Taking a break to deal with a minor part of the whole alignment issue, which is pertinent as this minor part was directly connected to my character; Lawful alignment my character was, because he carried out the edicts of his Deity; a God of Chaos. Seem contradictory? Well, a truly chaotic character would be sometimes lawful, sometimes chaotic, sometimes neutral, whenever (s)he felt like it; my character was consistently chaotic, ALL THE TIME, in the name of that Deity. Also, my character was the child of a Deity of Death (possibly some generations removed, as all that was inherited was the knowledge of such, and being called upon from time to time; roleplaying hook more than anything else), and viewed death as a -gift-, which was only given to the most worthy. All the attacks were 3/4 temporary damage, and I always tried for knockout; healing spells were dispensed to accidentally felled enemies. Now, that's a bit different from your average adventurer, who goes around slaughtering everything that looks threatening or attacks it, not thinking twice about the slaying.
My character was good, in that for the most part noone was ever killed - and, if someone proved themselves worthy, he was doing the ultimate of good deeds by rewarding them with a trip to the next plane of existence, to serve the Deity of Death in the form they had in the prime of their life, not as an aging slowing grizzled fighter whose last days had come a few decades later. It may not have been 'good' by everyone else's standards, but I was roleplaying his misunderstandings - and who knows, maybe they really WERE rewarded in that plane beyond. So, alignment should not always be clear cut good/evil/law/chaos; there should be the personal alignment, which is how you view your actions, and the global alignment, which is how the majority of people around you in whatever area you're in would feel about your beliefs. If someone has a problem with you themselves? Well, the world isn't a peaceful perfect one, people don't always agree - in fact, they often disagree, or would - with each other's views.But for some reason we don't always come to blows, we somehow manage to ignore those parts of everyone else, and not go totally insane because there's amost noone out there who is completely in agreement/compatible with our world-view.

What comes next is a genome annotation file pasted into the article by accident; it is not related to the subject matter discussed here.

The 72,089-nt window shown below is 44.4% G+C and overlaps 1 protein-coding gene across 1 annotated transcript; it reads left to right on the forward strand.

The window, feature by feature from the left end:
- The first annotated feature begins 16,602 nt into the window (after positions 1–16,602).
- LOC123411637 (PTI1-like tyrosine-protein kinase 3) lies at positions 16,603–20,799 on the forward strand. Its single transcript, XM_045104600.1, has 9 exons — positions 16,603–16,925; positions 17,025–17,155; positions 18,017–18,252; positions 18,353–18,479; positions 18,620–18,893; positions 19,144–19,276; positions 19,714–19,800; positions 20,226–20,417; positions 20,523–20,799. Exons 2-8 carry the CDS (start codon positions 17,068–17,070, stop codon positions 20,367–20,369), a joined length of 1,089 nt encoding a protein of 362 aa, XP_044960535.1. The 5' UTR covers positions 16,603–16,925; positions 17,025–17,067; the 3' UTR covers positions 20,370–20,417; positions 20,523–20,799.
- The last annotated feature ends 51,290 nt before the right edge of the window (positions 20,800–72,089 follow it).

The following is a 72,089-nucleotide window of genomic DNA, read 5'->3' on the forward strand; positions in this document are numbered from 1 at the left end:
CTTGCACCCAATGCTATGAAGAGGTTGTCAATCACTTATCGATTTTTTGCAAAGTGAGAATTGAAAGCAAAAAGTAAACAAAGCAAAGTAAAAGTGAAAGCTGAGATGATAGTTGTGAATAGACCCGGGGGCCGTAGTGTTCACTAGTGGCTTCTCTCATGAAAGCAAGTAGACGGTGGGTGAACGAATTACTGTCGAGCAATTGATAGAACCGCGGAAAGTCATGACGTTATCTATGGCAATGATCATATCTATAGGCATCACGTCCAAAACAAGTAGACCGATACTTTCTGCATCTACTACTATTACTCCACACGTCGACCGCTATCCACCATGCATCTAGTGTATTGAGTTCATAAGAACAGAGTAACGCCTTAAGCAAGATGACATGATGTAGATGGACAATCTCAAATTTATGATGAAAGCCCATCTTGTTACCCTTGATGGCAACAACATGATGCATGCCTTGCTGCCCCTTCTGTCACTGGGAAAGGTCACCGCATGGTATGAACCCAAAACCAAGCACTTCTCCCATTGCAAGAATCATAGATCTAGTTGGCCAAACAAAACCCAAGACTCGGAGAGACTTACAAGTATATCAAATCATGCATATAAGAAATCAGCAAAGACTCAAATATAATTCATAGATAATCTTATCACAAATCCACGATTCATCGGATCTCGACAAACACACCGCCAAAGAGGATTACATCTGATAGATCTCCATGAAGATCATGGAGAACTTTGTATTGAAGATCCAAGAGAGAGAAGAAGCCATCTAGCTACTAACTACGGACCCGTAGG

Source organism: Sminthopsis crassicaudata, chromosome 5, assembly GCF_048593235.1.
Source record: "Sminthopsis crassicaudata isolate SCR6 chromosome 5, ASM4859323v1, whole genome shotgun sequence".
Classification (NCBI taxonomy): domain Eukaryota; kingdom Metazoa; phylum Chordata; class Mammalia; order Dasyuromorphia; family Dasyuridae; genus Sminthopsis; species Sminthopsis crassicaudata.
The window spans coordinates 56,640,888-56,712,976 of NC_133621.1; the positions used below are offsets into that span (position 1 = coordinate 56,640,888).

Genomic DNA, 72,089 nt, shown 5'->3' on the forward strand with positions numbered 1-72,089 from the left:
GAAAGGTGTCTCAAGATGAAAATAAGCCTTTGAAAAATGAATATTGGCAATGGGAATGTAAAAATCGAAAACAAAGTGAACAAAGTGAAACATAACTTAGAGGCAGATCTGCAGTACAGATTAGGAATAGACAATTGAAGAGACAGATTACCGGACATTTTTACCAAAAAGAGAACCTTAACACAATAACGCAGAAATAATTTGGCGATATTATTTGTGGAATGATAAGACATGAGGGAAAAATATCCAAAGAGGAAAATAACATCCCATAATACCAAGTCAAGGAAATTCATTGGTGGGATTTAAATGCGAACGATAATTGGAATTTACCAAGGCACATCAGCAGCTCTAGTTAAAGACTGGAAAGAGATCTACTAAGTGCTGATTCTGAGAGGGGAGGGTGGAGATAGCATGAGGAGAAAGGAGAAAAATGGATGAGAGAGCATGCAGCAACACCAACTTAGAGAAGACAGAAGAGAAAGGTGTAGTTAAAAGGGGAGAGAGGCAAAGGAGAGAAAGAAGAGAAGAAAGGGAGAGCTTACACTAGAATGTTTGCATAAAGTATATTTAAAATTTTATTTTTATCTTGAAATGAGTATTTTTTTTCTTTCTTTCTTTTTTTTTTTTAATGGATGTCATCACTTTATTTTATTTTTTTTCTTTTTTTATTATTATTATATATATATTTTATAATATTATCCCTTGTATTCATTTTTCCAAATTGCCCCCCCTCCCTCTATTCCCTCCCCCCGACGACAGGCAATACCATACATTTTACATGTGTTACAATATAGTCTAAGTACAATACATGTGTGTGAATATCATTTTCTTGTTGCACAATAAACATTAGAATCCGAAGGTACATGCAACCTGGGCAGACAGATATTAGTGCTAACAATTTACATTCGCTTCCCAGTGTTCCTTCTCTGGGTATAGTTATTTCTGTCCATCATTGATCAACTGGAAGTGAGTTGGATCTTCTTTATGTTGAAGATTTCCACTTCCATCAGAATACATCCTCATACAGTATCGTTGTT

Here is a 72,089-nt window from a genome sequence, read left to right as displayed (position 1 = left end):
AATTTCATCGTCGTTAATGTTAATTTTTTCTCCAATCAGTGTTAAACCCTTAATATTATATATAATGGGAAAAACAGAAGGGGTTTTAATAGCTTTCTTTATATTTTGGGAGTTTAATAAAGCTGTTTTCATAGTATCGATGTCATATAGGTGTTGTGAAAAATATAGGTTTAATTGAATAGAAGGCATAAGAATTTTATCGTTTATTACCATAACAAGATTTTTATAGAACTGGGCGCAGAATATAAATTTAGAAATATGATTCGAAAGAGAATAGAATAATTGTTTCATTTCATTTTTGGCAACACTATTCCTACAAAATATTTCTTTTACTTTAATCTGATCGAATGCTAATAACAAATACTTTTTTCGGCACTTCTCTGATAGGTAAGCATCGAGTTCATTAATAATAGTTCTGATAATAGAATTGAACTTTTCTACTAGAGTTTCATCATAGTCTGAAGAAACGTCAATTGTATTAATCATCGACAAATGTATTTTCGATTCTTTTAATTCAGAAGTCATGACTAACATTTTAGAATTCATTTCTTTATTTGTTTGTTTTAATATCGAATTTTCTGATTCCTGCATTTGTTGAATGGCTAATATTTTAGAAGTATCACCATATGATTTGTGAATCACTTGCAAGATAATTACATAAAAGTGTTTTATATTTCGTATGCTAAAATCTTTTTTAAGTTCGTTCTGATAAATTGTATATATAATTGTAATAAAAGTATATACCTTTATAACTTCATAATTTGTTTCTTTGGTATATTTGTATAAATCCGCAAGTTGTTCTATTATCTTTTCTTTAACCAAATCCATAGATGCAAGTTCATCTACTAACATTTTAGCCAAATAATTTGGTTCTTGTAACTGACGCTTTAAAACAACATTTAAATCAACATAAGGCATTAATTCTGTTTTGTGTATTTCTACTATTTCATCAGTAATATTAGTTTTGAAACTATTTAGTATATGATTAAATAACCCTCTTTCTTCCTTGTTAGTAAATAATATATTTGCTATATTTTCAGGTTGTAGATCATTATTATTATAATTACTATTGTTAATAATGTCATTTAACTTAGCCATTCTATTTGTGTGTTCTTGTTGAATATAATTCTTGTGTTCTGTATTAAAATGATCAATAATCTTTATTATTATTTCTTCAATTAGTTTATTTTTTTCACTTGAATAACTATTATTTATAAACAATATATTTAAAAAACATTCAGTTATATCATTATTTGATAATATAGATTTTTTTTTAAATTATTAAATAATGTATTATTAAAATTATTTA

So, characters should not be likely to have the issue get in the way of the party (or whatever else they're doing), unless they feel strongly about it (or are high-strung, prone to impulsive bahavior, other extenuating circumstances), or they feel everyone else would agree with them (the geographical/social area they live in). It could be argued that every country is lawful good within its borders, because whatever the majority of people believe, seems right and proper to them; anyone else, say a pacifist in an area where everyone robs, murders, razes, and pillages at will, would be considered sociopathic. Anyone else who doesn't believe as they do, could be called 'chaotic' or 'evil' because their actions are so distanced from what everyone knows should be, regardless of what they were before. Of course, to the rest of the world, that entire area might have a different alignment (like the only country of paladins being thought evil by the rest of the world, which freely engages in the aforementioned acts), hence Global Alignment differs depending on where you are, and who is doing the evalutions (you are in a bandit hideout, and backstabbing is the norm; you are also in the county, where it is outlawed; you go a bit farther out, and it might be something different).